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Troubled student loan forgiveness program gets an overhaul

“Borrowers who devote a decade of their lives to public service should be able to rely on the promise of public service loan forgiveness,” said Miguel A. Cardona, the secretary of education.Greg Nash/Associated Press

The Biden administration is overhauling a student loan forgiveness program for public service employees that had become a notorious quagmire, introducing a sweeping set of fixes Wednesday that Education Department officials said would help more than a half-million people get closer to the relief they had been denied for years.

Previous patchwork efforts to mend the program have largely failed, brought down by the same complexity that crippled the original initiative. But this time, the agency is taking a chain saw to the program’s rules to temporarily clear the way for many people who were previously rebuffed. Advocates who have long pushed for such changes said they were thrilled.


“This is a good day for teachers, nurses, service members, and millions of workers serving on the front lines of the pandemic,” said Seth Frotman, a former student loan ombudsman for the Consumer Financial Protection Bureau who now runs the nonprofit Student Borrower Protection Center. “For too long, those who give the most to our communities and our country have been given the runaround and forced to shoulder debts that should have been canceled.”

Created by Congress in 2007 to attract people to vital but often low-paying government and nonprofit jobs, the program offered employees a generous incentive: After 10 years of work, those who had made their federal student loan payments on time would have their remaining debt wiped away. But to many, that promise proved to be a mirage. More than 98 percent of those who applied were rejected, because of convoluted rules and sloppy administration.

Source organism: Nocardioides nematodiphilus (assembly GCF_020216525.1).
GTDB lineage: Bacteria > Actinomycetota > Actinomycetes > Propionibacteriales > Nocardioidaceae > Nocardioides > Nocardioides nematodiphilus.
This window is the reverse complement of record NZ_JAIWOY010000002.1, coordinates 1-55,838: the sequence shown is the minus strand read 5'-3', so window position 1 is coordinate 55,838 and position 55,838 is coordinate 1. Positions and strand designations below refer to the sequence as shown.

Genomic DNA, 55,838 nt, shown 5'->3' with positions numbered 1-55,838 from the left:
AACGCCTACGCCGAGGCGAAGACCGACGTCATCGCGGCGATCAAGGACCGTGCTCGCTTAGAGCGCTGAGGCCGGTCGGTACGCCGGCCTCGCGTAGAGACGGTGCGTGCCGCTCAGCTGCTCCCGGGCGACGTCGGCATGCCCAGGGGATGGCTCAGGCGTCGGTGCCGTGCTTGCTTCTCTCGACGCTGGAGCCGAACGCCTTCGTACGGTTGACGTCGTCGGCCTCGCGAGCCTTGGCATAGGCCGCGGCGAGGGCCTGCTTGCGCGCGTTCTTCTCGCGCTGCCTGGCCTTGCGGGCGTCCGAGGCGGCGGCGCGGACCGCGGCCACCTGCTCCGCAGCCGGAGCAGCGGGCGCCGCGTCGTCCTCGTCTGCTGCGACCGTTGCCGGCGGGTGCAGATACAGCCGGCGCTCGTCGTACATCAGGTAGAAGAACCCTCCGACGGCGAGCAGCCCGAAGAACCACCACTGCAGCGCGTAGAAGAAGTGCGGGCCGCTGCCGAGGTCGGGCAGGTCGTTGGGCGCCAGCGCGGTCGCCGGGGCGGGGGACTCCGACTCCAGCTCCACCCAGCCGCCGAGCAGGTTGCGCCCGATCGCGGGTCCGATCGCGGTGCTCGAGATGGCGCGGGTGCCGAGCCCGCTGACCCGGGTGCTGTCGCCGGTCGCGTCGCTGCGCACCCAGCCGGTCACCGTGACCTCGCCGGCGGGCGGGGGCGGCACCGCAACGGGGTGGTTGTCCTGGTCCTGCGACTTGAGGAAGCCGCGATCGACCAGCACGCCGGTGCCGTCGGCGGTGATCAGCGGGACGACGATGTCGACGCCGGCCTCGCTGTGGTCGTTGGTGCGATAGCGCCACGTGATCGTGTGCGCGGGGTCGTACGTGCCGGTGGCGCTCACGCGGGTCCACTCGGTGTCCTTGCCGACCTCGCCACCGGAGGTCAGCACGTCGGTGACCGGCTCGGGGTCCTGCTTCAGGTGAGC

“Borrowers who devote a decade of their lives to public service should be able to rely on the promise of public service loan forgiveness,” said Miguel A. Cardona, the secretary of education. “The system has not delivered on that promise to date, but that is about to change for many borrowers who have served their communities and their country.”


The most consequential shift takes aim at a rule that snared an overwhelming number of applicants: the so-called wrong loan problem. When Congress enacted the forgiveness program, it limited eligibility to those with student loans made directly by the government. Since 2010, all federal student loans have been made and owned directly by the Education Department.

But before 2010, most borrowers had government-backed bank loans known as Federal Family Education Loans. Hundreds of thousands of borrowers working in public service jobs made payments on those loans for years without realizing — because loan servicers often failed to tell them — that those payments would not count toward the 120 monthly payments they needed to rack up to have their loan forgiven.